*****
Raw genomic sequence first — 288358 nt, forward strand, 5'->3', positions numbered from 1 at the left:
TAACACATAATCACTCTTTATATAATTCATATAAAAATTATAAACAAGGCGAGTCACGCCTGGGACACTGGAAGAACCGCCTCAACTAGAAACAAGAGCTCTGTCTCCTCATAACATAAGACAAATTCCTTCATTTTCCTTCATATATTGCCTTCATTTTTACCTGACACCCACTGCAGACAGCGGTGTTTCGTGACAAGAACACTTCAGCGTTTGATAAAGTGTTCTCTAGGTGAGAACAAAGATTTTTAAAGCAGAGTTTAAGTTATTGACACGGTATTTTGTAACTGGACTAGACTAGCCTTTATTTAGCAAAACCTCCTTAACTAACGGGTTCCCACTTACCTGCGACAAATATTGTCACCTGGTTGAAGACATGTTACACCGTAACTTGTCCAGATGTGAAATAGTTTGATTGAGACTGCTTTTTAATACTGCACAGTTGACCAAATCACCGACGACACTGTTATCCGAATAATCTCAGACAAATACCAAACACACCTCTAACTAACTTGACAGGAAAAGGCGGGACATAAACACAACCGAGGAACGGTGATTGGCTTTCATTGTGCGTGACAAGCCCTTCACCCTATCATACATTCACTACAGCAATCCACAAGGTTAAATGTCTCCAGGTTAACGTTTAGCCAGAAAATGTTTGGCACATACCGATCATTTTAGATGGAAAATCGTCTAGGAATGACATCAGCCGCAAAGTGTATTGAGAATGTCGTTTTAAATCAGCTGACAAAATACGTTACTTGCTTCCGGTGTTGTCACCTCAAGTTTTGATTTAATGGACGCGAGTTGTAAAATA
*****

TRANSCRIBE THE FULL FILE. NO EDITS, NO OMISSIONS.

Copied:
Raw genomic sequence first — 288358 nt, forward strand, 5'->3', positions numbered from 1 at the left:
TAACACATAATCACTCTTTATATAATTCATATAAAAATTATAAACAAGGCGAGTCACGCCTGGGACACTGGAAGAACCGCCTCAACTAGAAACAAGAGCTCTGTCTCCTCATAACATAAGACAAATTCCTTCATTTTCCTTCATATATTGCCTTCATTTTTACCTGACACCCACTGCAGACAGCGGTGTTTCGTGACAAGAACACTTCAGCGTTTGATAAAGTGTTCTCTAGGTGAGAACAAAGATTTTTAAAGCAGAGTTTAAGTTATTGACACGGTATTTTGTAACTGGACTAGACTAGCCTTTATTTAGCAAAACCTCCTTAACTAACGGGTTCCCACTTACCTGCGACAAATATTGTCACCTGGTTGAAGACATGTTACACCGTAACTTGTCCAGATGTGAAATAGTTTGATTGAGACTGCTTTTTAATACTGCACAGTTGACCAAATCACCGACGACACTGTTATCCGAATAATCTCAGACAAATACCAAACACACCTCTAACTAACTTGACAGGAAAAGGCGGGACATAAACACAACCGAGGAACGGTGATTGGCTTTCATTGTGCGTGACAAGCCCTTCACCCTATCATACATTCACTACAGCAATCCACAAGGTTAAATGTCTCCAGGTTAACGTTTAGCCAGAAAATGTTTGGCACATACCGATCATTTTAGATGGAAAATCGTCTAGGAATGACATCAGCCGCAAAGTGTATTGAGAATGTCGTTTTAAATCAGCTGACAAAATACGTTACTTGCTTCCGGTGTTGTCACCTCAAGTTTTGATTTAATGGACGCGAGTTGTAAAATA